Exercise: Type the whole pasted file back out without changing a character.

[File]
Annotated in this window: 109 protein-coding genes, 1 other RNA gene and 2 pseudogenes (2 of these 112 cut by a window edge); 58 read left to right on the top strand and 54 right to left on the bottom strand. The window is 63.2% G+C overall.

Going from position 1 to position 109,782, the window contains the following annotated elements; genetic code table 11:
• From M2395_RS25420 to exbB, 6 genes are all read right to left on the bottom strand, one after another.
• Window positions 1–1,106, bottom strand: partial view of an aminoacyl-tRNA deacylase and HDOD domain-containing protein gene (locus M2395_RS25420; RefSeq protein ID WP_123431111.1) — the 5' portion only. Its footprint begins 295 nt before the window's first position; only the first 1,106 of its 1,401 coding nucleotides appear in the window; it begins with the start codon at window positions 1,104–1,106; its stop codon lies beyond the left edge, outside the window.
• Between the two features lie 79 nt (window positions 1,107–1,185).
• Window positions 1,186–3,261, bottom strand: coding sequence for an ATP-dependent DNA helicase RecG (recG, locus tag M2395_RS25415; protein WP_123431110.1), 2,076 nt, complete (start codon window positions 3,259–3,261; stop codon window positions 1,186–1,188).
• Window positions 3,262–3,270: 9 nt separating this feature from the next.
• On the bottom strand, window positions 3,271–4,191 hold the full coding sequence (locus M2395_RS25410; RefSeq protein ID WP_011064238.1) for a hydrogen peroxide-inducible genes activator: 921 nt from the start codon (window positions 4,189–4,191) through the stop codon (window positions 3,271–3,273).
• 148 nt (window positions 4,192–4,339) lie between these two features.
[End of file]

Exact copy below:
Annotated in this window: 109 protein-coding genes, 1 other RNA gene and 2 pseudogenes (2 of these 112 cut by a window edge); 58 read left to right on the top strand and 54 right to left on the bottom strand. The window is 63.2% G+C overall.

Going from position 1 to position 109,782, the window contains the following annotated elements; genetic code table 11:
• From M2395_RS25420 to exbB, 6 genes are all read right to left on the bottom strand, one after another.
• Window positions 1–1,106, bottom strand: partial view of an aminoacyl-tRNA deacylase and HDOD domain-containing protein gene (locus M2395_RS25420; RefSeq protein ID WP_123431111.1) — the 5' portion only. Its footprint begins 295 nt before the window's first position; only the first 1,106 of its 1,401 coding nucleotides appear in the window; it begins with the start codon at window positions 1,104–1,106; its stop codon lies beyond the left edge, outside the window.
• Between the two features lie 79 nt (window positions 1,107–1,185).
• Window positions 1,186–3,261, bottom strand: coding sequence for an ATP-dependent DNA helicase RecG (recG, locus tag M2395_RS25415; protein WP_123431110.1), 2,076 nt, complete (start codon window positions 3,259–3,261; stop codon window positions 1,186–1,188).
• Window positions 3,262–3,270: 9 nt separating this feature from the next.
• On the bottom strand, window positions 3,271–4,191 hold the full coding sequence (locus M2395_RS25410; RefSeq protein ID WP_011064238.1) for a hydrogen peroxide-inducible genes activator: 921 nt from the start codon (window positions 4,189–4,191) through the stop codon (window positions 3,271–3,273).
• 148 nt (window positions 4,192–4,339) lie between these two features.